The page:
As unprecedented rains continue to wreak havoc in Maharashtra, eight Covid-19 patients have died in a private hospital named Aparant Hospital, in the flood-hit Khed tehsil of Ratnagiri district. The patients reportedly died because of the disruption in the oxygen supply as a result of the disconnection of electricity due to the floods. An inquiry has been launched into the deaths of these patients by the local authorities of Ratnagiri district.
While a report by Hindustan Times suggests that amongst these 8 patients, two were on ventilator support and the rest were on oxygen supply, DNA has reported that 4 out of the 8 were on ventilators and the rest died of trauma.
Speaking on the unfortunate incident, Dr Sanghamitra Phule, the district civil surgeon said: “The hospital had been submerged in water since Thursday. The water level increased after 7 am on Friday. It resulted in the disconnection of electricity. After we got the call last night, the rescue team was deployed for the evacuation of patients, but they could not reach the spot because of waterlogging. Relatives of one of the patients claimed their patient was not positive for Covid-19.”
Meanwhile, the resident deputy collector, Datta Bhadakwad, was quoted by Hindustan Times as saying that there is no shortage of oxygen in the hospital, but the oxygen could not be supplied to these deceased Covid-19 patients due to power outage. “The administration even tried to supply oxygen temporarily, but failed because of the downpour”, said Bhadakwad.
The hospital had been housing 22 patients. After the incident, the rest were shifted to some other hospital. Konkan Divisional Commissioner V B Patil said they had not received any distress call from the hospital.
Resurgence of Covid-19 in Maharashtra was most worrisome
It is pertinent to note here that when the second wave of Covid-19 hit India, the resurgence of the infection in the state of Maharashtra was most fierce and worrisome. With the sudden and steep surge in the number of cases, the medical infrastructure in the state seemed to have collapsed. Many incidents that have been reported in the recent past proves that though it’s been more than a year since the country has been grappling with the COVID-19 outbreak, Maharashtra’s healthcare system is still not equipped to handle the scourge of the virus.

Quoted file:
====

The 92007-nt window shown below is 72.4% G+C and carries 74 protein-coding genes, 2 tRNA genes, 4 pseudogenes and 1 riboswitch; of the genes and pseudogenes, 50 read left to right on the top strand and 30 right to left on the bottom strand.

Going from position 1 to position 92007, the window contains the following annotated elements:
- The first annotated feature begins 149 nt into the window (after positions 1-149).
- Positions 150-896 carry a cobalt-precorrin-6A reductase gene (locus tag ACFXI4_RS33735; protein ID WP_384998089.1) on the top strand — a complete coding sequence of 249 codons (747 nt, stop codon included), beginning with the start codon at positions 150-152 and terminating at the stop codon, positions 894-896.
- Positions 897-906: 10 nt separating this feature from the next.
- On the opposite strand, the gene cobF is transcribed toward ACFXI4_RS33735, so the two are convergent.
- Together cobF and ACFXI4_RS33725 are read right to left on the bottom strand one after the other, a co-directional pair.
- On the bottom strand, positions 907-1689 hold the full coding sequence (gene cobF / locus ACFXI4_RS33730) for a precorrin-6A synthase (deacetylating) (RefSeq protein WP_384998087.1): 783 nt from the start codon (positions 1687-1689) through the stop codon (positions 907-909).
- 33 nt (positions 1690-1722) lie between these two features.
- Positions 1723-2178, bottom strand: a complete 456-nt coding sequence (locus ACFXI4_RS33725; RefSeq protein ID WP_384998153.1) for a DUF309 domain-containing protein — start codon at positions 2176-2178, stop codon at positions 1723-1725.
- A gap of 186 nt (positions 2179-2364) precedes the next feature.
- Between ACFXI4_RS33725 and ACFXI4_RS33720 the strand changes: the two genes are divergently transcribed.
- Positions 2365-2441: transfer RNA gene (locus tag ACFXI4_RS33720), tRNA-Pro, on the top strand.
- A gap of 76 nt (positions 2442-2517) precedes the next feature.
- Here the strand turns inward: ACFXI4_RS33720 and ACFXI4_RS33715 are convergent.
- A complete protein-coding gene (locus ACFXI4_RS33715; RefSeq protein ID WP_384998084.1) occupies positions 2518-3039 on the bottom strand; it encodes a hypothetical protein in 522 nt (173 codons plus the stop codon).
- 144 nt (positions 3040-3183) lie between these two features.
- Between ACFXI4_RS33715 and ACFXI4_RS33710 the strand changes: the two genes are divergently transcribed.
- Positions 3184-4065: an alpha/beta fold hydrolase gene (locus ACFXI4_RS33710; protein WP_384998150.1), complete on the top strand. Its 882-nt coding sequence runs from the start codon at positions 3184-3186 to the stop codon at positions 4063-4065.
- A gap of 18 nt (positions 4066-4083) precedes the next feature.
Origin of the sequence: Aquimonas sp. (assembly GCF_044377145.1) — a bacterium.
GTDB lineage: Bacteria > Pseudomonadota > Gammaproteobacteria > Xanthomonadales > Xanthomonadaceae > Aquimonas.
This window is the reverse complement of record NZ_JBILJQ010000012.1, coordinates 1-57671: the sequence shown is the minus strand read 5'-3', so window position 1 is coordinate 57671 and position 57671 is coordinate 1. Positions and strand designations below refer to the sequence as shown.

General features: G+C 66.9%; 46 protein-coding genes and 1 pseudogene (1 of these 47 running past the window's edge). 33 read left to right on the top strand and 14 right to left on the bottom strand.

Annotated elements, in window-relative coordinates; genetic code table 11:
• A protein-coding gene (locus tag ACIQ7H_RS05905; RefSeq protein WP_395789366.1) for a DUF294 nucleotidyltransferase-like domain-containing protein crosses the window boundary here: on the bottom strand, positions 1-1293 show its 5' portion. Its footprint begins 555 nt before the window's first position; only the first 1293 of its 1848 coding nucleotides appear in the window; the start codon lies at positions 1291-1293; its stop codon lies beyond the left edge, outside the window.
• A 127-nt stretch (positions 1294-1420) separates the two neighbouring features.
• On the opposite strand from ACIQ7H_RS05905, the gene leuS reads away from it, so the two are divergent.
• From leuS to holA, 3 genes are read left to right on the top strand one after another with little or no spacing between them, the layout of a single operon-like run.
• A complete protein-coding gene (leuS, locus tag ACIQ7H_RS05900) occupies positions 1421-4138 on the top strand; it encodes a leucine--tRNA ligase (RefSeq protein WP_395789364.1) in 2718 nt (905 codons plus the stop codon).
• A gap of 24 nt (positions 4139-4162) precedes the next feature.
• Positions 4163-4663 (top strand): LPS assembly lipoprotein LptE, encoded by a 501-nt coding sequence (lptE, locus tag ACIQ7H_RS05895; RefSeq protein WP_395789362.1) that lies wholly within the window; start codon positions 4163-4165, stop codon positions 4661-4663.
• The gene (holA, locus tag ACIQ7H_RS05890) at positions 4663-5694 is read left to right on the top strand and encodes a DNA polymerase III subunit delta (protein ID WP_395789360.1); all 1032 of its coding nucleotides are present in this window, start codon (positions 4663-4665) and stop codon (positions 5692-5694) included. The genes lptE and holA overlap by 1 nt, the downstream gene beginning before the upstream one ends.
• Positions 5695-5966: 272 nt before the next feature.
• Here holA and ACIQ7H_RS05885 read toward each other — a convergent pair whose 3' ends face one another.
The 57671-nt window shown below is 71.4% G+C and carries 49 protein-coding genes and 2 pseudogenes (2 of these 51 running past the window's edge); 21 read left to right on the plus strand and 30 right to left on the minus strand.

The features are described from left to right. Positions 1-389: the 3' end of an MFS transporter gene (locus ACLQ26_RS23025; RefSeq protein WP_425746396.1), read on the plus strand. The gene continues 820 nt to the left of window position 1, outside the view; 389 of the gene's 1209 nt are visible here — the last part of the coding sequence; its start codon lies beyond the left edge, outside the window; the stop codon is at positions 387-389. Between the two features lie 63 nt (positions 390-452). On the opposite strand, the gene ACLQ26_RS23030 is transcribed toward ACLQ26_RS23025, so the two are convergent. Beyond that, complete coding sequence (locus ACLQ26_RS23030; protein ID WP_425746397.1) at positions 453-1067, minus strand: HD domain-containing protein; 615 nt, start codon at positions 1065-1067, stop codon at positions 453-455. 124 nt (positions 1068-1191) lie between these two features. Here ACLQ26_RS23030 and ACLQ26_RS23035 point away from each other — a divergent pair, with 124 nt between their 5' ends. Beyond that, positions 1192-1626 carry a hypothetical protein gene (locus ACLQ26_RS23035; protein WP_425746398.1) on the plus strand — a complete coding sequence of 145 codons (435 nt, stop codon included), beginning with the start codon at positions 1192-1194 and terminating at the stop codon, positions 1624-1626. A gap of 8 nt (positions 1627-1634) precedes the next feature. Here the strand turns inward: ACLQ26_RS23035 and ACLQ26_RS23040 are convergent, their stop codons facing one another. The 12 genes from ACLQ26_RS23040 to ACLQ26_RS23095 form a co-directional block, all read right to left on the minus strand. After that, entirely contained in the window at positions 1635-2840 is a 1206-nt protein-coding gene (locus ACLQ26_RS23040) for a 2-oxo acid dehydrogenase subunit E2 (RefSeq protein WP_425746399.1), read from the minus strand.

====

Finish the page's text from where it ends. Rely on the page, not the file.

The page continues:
Unprecedented rains cause havoc in the state, PM Modi assures all possible help
Meanwhile, Maharashtra, over the last 24 hours, has received the heaviest spell of rains in July in the last 40-years. Several teams of National Disaster Response Force (NDRF) personnel, too, have been deployed for rescue operations in the Konkan region. While Ratnagiri, Raigad, Kolhapur districts are flooded, Sangli and Amravati are facing a flood-like situation.
More than 45 people were killed and around 13 injured in three separate incidents in Raigad district alone, with around 40 still missing due to the landslide caused by the incessant rains over the last 24 hours.
The India Meteorological Department (IMD) on Friday issued a red alert for six districts of Maharashtra which have been already pounded by heavy rains, forecasting extremely heavy rainfall and recommending preventive actions.
The alert was issued for the next 24 hours for the districts of Raigad, Ratnagiri and Sindhudurg in coastal Konkan and also for Pune, Satara and Kolhapur in Western Maharashtra.
PM Modi has assured that the Centre would provide all sorts of assistance to the state to mitigate the situation. “Spoke to Maharashtra CM Shri Uddhav Thackeray and discussed the situation in parts of Maharashtra in the wake of heavy rainfall and flooding. Assured all possible support from the Centre to mitigate the situation. Praying for everyone’s safety and well-being,” PM Modi tweeted.